FOXBOROUGH — Instant Analysis from the Patriots’ 31-17 win over the Packers:
■ Conflicting emotions about the Patriots’ performance. On one hand, a win is a win, and this could be considered a good win considering that they did it without Rob Gronkowski and Sony Michel, two of their biggest offensive weapons. They had to rely on no-huddle and some gimmick plays just to move the ball, and handed the ball off to Julian Edelman late in the game to seal it.
On the other hand, the Patriots let the Packers hang around far too long. They had trouble punching the ball into the end zone from inside the 10, had some questionable play-calling along the goal line, and were facing a Packers team that was also hurt badly by injuries, especially on defense.
But the game gets chalked up in the “W” column, and the Patriots’ record says 7-2, so ultimately that’s all that matters.
■ The Packers also gave the game away. The roughing-the-punter penalty by Green Bay’s Robert Tonyan on Ryan Allen was questionable, but the Packers never should have put themselves in that position. The penalty gave the Patriots a fresh set of downs, and allowed them to milk some time off the clock. Packers running back Aaron Jones also fumbled away a golden opportunity at the beginning of the fourth quarter, coughing up the ball deep in Patriots’ territory. Nice play by Lawrence Guy, an unheralded member of the defense, to punch it free.
■ Tom Brady did not look comfortable all night. Obviously, he missed having Gronk open up the field for the other receivers, especially in the red zone, where the Patriots struggled all night. Packers defensive coordinator Mike Pettine also deserves a lot of credit for making Brady uncomfortable in the pocket and giving him happy feet on a lot of his throws. The Packers rarely blitzed, and when they did, they seemed to get free shots on Brady. At one point in the second half Brady missed six consecutive throws, and on the ill-fated series along the goal line, he missed an open Chris Hogan in the end zone, throwing it way too late.
The offensive line likely deserves some of the blame, too. Ted Karras, playing right guard for Shaq Mason, whiffed badly on one sack. And there were communication issues on Antonio Morrison’s sack.
Brady’s final numbers look OK — 22 of 35, 294 yards, one touchdown — but 26 of his 34 targets went to Josh Gordon, James White, and Edelman. Brady’s touchdown to Gordon midway through the fourth quarter was his first TD pass since the fourth quarter of the Bears game two weeks ago.
■ In fact, the whole Brady-Aaron Rodgers duel was a bit of a dud. Rodgers was OK, completing 24 of 43 passes for 259 yards and two touchdowns, and he had a beautiful 51-yarder down the seam to Marquez Valdes-Scantling. But he didn’t look like his usual dynamic self with the scrambling and improvising and acrobatic throws. The Patriots’ defense deserves credit for containing Rodgers and not letting him run wild, but he clearly looked affected by his knee injury, even though he wasn’t wearing a brace for the first time since Week 1. Rodgers probably missed one of his top receivers, Geronimo Allison, as well.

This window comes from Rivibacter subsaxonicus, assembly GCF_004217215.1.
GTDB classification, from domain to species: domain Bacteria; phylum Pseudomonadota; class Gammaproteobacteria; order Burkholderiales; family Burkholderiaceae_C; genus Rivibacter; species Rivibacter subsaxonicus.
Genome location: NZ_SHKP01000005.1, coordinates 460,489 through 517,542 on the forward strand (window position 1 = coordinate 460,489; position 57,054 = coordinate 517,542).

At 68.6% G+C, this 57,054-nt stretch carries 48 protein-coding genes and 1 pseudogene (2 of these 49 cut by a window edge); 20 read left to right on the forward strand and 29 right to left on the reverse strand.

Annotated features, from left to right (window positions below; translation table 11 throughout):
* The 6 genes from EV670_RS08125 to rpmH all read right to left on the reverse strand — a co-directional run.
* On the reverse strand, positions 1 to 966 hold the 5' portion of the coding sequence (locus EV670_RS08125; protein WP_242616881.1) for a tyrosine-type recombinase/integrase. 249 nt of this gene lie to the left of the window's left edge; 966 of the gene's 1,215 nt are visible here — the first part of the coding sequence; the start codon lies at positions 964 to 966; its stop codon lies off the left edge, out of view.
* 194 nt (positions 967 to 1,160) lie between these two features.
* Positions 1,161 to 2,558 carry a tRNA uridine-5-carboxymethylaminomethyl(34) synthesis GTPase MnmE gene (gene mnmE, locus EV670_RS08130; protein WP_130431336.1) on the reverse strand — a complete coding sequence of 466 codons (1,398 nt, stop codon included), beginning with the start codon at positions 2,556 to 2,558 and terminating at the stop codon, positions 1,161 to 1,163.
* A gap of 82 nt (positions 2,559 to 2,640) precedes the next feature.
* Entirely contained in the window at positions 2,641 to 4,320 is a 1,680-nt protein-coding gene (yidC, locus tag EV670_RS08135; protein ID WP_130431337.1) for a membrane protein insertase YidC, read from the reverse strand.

■ Cordarrelle Patterson gets a game ball for stepping up as a running back. He rushed for 51 yards on his first five carries, ripping off runs of 11, 10, 17, 8, and 5 yards, and running with great vision, speed, and power. He slowed down in the second half, rushing five times for 9 yards, but Patterson gave the Patriots a semi-credible rushing threat and a semblance of offensive balance.
■ White also gets a game ball for toughing it out in the second half. He suffered some sort of left leg injury in the first half and was flexing his leg on the sideline for much of the night. But the Patriots were thin at running back and needed him, and White stepped up for his team. He took six handoffs in the second half (12 total), and he finished the game with 19 touches for 103 yards and two rushing touchdowns. White now has 10 touchdowns to lead the Patriots, and has arguably been the team’s MVP. Playing hurt on Sunday night adds to his résumé.
■ Usually not one to criticize play-calling too much — we have no idea the dozens of variables and situations running through Josh McDaniels’s head on each play — but he got too cute along the goal line in the third quarter, calling passes on third and fourth down from the half-yard line. At least one of those plays should have been a run, even though the Patriots didn’t have a traditional “goal line” running back available. And McDaniels knew it, because the next time the Patriots got down to the goal line, he handed the ball to White three straight times, and the third try was finally successful.
■ And you’ve got to love the call of the double pass in the fourth quarter. The Patriots were struggling to move the ball, but Edelman’s 37-yarder to White midway through the fourth quarter set up the winning score. When you’re shorthanded with personnel, you have to get creative, and no one does that better than McDaniels.
■ Gordon does things that no other Patriots receiver can do. That jump-ball catch in the first half, and 55-yard catch-and-run in the second half, were special plays. That 15-yard slant pass in traffic to gain a crucial first down at the end was also a heck of a catch.
■ Adrian Clayborn, who has mostly been a disappointment, finally played his best game of the season. He had half a sack, two quarterback hits, and a forced fumble, and seemed to be flying around the field.
■ The Patriots had some substitution issues that need to get cleaned up. They got busted once for having 12 men on the field, and almost got dinged a second time, but Duron Harmon sprinted off the field. We never expect to see that from a Bill Belichick-coached team.